All we have are a lot of opinions by talking heads. We need to resolve this in the supreme court:
Can a sitting president be indicted? The public should be skeptical of arguments saying no, which frequently rely on two opinions by the Justice Department’s Office of Legal Counsel (OLC). This office, in part through its opinions, provides legal advice to the executive branch. As legal counsel to the executive, OLC is naturally biased in favor of helping its client achieve its goals through legal analysis. Media coverage of this important question concerning presidential immunity, however, has largely failed to question the underlying rationales found in those OLC memos. And when it comes to preserving the rule of law and our constitutional system of checks and balances, OLC does not have the final word, and we should not treat its views as such.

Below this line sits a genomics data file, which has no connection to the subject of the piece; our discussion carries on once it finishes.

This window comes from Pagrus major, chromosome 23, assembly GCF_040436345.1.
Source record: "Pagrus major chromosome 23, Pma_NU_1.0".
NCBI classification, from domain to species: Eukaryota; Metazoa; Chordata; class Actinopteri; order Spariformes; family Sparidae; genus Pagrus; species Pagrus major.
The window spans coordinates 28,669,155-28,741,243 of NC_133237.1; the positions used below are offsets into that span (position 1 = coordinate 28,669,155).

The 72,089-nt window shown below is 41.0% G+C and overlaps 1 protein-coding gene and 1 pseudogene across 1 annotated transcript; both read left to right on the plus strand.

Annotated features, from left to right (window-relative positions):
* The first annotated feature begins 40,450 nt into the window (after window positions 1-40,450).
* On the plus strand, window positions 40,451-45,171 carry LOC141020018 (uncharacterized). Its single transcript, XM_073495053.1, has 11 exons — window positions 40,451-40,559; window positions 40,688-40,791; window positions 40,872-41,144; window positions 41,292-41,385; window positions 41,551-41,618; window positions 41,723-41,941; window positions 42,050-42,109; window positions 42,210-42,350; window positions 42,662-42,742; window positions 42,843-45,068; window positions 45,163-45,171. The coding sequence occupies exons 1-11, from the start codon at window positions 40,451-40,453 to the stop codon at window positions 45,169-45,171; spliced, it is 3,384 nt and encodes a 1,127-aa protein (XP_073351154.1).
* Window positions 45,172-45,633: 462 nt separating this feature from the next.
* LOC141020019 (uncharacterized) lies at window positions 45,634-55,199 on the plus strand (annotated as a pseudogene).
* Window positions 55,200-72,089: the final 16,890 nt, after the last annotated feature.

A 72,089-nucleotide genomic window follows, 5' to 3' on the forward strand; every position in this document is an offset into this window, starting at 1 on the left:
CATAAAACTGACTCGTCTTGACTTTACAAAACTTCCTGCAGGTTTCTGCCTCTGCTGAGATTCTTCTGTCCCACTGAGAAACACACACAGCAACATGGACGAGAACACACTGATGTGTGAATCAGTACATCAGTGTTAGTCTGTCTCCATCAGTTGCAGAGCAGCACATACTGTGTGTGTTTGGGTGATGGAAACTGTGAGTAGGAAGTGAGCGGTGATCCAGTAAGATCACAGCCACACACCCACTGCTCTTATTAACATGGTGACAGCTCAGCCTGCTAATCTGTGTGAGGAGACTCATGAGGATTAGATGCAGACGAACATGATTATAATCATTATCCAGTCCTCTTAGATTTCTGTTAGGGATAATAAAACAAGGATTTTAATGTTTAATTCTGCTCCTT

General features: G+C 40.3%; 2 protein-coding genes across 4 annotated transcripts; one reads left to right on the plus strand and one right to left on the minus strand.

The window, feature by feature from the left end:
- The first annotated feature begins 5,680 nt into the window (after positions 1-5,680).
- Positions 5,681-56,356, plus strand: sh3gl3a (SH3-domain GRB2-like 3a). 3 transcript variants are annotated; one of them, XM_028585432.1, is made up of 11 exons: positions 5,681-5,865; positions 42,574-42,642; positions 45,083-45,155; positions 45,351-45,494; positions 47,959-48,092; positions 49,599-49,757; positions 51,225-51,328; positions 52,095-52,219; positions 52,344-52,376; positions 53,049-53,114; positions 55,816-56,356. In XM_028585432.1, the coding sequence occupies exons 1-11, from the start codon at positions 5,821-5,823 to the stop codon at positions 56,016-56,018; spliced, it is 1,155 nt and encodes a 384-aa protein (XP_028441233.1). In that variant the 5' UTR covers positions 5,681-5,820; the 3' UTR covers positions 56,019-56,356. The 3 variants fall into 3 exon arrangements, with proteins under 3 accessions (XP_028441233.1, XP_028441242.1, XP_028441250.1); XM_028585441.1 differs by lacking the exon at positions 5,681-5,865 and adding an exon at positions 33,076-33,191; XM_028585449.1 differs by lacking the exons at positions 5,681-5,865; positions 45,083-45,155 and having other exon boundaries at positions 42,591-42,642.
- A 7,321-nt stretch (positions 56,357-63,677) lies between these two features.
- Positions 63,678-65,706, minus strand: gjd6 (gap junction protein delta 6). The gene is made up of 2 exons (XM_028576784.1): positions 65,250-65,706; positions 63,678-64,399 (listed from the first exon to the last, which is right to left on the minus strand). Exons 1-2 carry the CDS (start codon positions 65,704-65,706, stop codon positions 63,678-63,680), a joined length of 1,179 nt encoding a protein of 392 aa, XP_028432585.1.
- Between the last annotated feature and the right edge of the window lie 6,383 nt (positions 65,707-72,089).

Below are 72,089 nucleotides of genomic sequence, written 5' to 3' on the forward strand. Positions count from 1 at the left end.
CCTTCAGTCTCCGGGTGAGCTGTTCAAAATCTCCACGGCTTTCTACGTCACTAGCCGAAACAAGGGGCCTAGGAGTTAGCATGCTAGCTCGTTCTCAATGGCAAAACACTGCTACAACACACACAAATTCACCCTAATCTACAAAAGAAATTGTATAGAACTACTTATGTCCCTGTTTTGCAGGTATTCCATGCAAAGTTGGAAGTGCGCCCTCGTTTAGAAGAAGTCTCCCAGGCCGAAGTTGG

That means Mueller should indict. And let the chips fall where they may. The Congress can always impeach. Although I wouldn’t count on that.
A 45-year-old Justice Department policy states that a sitting president cannot be indicted or prosecuted. But some legal experts argue that puts the president above the law – and undermines the whole reason for having a special counsel.
According to Giuliani Mueller isn’t planning to indict:
Special counsel Robert Mueller’s team has informed President Donald Trump’s attorneys that they have concluded that they cannot indict a sitting president, according to the President’s lawyer.“All they get to do is write a report,” Trump lawyer Rudy Giuliani told CNN. “They can’t indict. At least they acknowledged that to us after some battling, they acknowledged that to us.”